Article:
Bhubaneswar, Oct. 21: The Central Poultry Development Organisation for eastern region at Jaydev Vihar has recovered most of its poultry breeds, which were lost during the culling operation in February 2012.
While it has recovered many prized varieties through collection of hatching eggs from the other three organisations across the nation, the famous Kalinga Brown variety is yet to be recovered.
“We have received the original parental line of the Kalinga Brown as it is a cross between the male of While Leghorn and female of Rhodes Island Red. We have received the hatching eggs from the Bangalore centre and started the work. Through intensive cross breeding we can have the variety within five years,” said institute director Prasanna Kumar Panda.
Developing parental line of a hybrid variety takes 10 to 15 years. Culling had already caused a severe blow to the old stock and it will take nearly a decade to come with all the varieties with similar genetic and physical features.
Kalinga Brown, developed by the Bhubaneswar centre, is a sought after variety. The Indian Council of Agricultural Research had named Kalinga Brown variety the Pride of India.
India has four central poultry development organisations. While the eastern region institute in the city is for the northeastern states, Bengal, Bihar and Chhattisgarh, the Chandigarh institute is for the northern region, while Mumbai for the western region and Bangalore for the southern region.
Panda said: “On March 3, 2012, the state government asked us to stop the work for at least three months due to post-operative surveillance programme after the culling. We started collecting eggs in September and the poultry chicks were available by first week of October.”
The institute has also included many precautionary measures such as wheel dips for each vehicle getting inside the facility, so that chemicals placed near the gate sanitise the tyres.
Chemicals are also sprayed on vehicles carrying feeds and other things to the campus. Other vehicles are barred and not allowed entry.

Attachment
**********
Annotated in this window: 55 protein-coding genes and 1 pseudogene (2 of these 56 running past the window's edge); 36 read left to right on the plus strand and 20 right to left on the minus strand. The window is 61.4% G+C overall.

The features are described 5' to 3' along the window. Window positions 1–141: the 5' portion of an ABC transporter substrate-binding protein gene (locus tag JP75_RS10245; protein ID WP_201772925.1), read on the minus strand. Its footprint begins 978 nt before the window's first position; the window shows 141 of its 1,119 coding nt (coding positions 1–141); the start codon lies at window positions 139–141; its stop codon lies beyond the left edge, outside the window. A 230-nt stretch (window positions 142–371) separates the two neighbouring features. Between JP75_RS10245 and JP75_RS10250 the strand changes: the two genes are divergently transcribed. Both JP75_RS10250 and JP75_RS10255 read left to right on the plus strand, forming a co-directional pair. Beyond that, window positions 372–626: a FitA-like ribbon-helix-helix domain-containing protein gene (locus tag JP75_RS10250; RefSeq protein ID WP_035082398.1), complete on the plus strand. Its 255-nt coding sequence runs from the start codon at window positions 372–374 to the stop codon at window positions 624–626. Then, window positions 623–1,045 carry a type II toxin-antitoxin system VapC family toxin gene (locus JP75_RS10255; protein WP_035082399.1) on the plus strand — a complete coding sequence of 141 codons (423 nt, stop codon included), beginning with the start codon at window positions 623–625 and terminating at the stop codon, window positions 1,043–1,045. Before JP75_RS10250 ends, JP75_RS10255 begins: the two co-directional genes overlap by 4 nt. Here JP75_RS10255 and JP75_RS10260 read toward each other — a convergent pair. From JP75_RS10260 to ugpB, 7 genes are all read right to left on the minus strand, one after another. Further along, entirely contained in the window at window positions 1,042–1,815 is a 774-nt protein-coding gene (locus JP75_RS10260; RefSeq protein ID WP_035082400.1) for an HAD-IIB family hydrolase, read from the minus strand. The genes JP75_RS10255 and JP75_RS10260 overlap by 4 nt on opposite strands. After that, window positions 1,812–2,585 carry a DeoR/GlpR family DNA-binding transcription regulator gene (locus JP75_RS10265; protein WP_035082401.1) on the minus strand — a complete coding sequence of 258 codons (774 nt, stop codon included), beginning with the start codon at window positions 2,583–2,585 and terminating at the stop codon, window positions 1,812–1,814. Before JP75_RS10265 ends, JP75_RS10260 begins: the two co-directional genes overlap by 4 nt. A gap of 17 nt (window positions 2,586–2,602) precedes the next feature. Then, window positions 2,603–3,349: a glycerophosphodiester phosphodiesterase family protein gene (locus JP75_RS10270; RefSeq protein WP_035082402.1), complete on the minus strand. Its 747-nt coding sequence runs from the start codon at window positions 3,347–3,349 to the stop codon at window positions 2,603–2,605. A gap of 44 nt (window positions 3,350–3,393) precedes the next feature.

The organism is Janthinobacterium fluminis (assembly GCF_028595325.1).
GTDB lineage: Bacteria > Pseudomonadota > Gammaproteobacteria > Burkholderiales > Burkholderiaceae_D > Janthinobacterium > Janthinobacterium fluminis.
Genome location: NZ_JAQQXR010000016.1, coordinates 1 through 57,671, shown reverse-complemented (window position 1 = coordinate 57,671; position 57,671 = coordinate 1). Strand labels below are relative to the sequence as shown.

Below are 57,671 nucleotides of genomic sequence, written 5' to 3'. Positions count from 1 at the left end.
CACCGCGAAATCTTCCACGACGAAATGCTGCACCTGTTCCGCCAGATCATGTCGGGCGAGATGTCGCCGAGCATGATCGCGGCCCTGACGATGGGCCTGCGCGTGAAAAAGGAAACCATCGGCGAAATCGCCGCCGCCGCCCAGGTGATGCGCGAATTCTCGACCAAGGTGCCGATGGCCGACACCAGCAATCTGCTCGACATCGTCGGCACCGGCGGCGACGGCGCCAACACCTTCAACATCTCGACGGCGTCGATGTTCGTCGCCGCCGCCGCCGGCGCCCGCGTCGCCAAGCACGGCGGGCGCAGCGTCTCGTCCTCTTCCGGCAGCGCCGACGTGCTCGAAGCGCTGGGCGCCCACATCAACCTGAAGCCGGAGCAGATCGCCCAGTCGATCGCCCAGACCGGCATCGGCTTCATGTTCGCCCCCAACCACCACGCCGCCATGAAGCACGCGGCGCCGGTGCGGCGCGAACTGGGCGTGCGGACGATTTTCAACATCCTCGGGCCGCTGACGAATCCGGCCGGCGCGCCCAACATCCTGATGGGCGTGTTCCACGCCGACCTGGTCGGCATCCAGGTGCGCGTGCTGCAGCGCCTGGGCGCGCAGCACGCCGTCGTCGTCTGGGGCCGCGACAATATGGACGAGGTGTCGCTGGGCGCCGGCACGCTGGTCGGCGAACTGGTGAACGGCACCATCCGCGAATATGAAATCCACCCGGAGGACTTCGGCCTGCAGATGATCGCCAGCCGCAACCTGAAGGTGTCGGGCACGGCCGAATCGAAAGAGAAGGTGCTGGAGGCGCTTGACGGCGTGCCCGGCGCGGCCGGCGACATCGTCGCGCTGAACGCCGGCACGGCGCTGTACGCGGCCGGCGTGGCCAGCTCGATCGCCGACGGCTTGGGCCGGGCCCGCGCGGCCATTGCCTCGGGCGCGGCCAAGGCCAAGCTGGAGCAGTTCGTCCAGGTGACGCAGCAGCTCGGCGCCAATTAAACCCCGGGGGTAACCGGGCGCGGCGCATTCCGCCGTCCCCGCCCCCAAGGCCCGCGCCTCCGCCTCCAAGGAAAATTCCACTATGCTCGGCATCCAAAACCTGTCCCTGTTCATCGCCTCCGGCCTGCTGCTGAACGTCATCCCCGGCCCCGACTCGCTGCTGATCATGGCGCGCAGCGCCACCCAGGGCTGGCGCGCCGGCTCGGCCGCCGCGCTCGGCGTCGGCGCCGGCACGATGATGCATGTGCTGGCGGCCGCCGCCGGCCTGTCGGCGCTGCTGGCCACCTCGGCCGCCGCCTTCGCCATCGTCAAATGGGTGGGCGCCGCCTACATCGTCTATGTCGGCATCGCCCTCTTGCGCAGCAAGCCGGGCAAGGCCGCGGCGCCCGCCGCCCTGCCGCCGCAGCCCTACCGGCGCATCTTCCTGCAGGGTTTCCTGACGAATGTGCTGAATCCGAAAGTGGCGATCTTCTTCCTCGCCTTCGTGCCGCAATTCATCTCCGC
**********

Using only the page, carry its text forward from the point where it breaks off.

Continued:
Baripada resident Kedar Singh, who regularly buys Aseel breed from the institute, said: “The variety is a fighter species, and traditionally in Mayurbhanj district, we have a huge demand for it. I want to start a small rearing unit at my hometown to supplement my income.”
The institute director, however, said turkey, the most susceptible variety to H5N1 virus, is not included in the new list of the poultry varieties. The ducks, which are the carrier of the virus, are also out from our list for now.
“As we don’t want to take a chance, we are not including guinea fowl though it is neither carrier nor susceptible to the virus,” he said.
The central institute has to face the culling as directed by the Centre as bird samples collected from the institute were also found to have the avian influenza virus H5N1 last year in January.
The poultry research unit at Odisha University of Agriculture Technology has also started reviving its lost coloured bird variety with eggs from the Central Avian Research Institute.
Prasanna Kumar Mishra, head of the department of poultry science at the varsity, said: “We have developed around half of the stock we had lost to culling. But Phailin has damaged a portion of the hatchery. However, we were able to transfer the bird stock before the cyclone.”